John Lawler has an undated (1995) posting on odd English forms in which he says:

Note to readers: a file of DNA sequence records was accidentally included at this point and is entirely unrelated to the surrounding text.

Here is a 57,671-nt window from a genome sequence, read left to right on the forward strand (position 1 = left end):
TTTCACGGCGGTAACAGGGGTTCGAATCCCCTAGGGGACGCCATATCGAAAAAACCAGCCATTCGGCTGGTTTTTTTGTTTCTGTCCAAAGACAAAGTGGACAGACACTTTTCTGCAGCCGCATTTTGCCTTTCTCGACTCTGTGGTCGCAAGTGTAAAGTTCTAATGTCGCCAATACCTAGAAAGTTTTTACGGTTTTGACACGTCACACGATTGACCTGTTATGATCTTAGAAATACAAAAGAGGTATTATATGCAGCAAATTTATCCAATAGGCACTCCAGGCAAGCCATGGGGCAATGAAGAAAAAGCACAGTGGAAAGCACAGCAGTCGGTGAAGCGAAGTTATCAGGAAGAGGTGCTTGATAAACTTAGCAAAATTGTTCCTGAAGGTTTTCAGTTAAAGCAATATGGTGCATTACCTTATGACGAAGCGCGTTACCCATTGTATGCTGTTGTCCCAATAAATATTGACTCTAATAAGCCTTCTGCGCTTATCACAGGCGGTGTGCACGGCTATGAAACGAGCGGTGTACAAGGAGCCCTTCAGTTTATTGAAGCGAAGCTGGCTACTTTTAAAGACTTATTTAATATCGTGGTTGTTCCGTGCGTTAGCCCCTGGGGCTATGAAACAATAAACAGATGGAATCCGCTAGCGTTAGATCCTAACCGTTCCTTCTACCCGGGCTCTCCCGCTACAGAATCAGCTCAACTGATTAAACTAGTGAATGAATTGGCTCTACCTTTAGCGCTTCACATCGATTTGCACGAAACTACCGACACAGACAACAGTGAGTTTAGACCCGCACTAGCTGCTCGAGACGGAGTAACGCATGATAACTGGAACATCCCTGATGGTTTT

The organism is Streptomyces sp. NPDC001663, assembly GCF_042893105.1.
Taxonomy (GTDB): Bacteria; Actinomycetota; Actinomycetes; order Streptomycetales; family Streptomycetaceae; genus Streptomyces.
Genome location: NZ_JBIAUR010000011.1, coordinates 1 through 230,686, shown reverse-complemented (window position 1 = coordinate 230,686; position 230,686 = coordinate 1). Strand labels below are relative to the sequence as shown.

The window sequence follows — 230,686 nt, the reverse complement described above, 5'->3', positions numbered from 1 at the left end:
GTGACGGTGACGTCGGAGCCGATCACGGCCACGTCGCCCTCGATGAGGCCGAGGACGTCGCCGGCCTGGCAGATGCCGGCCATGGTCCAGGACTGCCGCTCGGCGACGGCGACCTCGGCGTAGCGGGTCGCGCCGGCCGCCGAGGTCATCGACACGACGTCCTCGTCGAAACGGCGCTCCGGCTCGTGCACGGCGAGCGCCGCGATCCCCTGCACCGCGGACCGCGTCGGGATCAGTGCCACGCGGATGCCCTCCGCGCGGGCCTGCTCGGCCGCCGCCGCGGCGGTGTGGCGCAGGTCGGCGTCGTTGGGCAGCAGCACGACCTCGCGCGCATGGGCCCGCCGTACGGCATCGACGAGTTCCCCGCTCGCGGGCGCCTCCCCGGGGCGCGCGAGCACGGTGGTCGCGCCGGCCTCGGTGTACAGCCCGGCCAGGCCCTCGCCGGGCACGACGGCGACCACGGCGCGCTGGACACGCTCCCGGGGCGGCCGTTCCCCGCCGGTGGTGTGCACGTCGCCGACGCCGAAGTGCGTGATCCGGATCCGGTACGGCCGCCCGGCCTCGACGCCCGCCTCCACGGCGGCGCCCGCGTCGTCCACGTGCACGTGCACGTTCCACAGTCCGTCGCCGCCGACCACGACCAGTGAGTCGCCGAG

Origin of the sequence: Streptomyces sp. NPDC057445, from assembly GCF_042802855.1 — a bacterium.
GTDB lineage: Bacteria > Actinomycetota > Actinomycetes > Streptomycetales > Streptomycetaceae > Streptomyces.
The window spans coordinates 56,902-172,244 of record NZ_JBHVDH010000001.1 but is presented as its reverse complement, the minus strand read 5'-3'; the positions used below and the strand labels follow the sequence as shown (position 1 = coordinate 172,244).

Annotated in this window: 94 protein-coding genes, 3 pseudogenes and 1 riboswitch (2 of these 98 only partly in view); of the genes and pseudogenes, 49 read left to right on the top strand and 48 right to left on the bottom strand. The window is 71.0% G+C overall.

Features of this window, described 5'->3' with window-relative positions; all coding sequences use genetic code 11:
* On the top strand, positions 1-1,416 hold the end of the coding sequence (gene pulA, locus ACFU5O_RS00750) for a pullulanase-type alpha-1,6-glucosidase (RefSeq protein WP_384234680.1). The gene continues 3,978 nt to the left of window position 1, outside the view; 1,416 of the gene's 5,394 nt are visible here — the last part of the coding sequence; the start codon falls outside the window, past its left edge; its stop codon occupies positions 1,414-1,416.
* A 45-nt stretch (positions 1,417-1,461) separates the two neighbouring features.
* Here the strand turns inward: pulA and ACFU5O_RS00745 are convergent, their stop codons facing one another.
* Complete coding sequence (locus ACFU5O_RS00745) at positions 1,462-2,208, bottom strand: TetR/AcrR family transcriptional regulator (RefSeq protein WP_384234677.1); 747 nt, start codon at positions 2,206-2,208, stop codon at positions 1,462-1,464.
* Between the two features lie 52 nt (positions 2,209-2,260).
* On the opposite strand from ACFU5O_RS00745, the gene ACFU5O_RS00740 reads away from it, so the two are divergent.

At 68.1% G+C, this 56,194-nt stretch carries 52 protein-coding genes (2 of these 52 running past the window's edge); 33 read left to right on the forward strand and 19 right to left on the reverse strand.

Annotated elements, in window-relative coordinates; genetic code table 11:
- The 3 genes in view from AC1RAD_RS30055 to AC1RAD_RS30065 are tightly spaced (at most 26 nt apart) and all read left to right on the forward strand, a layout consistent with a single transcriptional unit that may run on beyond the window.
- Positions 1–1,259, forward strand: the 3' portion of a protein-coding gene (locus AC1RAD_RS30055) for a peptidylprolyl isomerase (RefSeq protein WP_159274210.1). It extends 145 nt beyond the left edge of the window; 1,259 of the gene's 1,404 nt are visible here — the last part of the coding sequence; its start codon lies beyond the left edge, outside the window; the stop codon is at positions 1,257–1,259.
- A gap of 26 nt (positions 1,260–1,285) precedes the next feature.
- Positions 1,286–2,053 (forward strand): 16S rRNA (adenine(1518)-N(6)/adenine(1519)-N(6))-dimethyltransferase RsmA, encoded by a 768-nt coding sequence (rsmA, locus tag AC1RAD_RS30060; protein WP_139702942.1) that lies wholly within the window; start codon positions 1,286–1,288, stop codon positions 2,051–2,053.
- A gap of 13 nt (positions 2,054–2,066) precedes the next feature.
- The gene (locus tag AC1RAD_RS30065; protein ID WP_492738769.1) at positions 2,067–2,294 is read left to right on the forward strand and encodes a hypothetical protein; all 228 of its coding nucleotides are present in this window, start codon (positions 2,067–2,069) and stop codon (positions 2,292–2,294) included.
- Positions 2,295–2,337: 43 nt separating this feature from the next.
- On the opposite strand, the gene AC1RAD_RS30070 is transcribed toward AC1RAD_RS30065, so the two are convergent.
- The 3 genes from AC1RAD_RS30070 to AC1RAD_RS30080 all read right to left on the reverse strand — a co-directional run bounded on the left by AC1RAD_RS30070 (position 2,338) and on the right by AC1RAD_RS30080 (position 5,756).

I mentioned "wake in the present perfect" because it's my best example of an English "defective" verb; i.e, one that lacks a principal part, in this case the past participle, the one that's used in the present perfect construction. ... Other English defective verbs include 'beware' (usable in the imperative only), 'blowdry' (try forming the past tense and you'll see what I mean), 'born' (technically, a "deponent" verb, with only passive forms), and the modal auxiliaries, but they're so irregular anyway that's hardly surprising. Latin had lots more.I've always said "have waked", myself, but I'm not going to argue it with him. But the first time I read that I said: "Huh? Blowdried, dude." Today's Zits bears that out - the joke isn't about how to conjugate blowdry, but how to define it.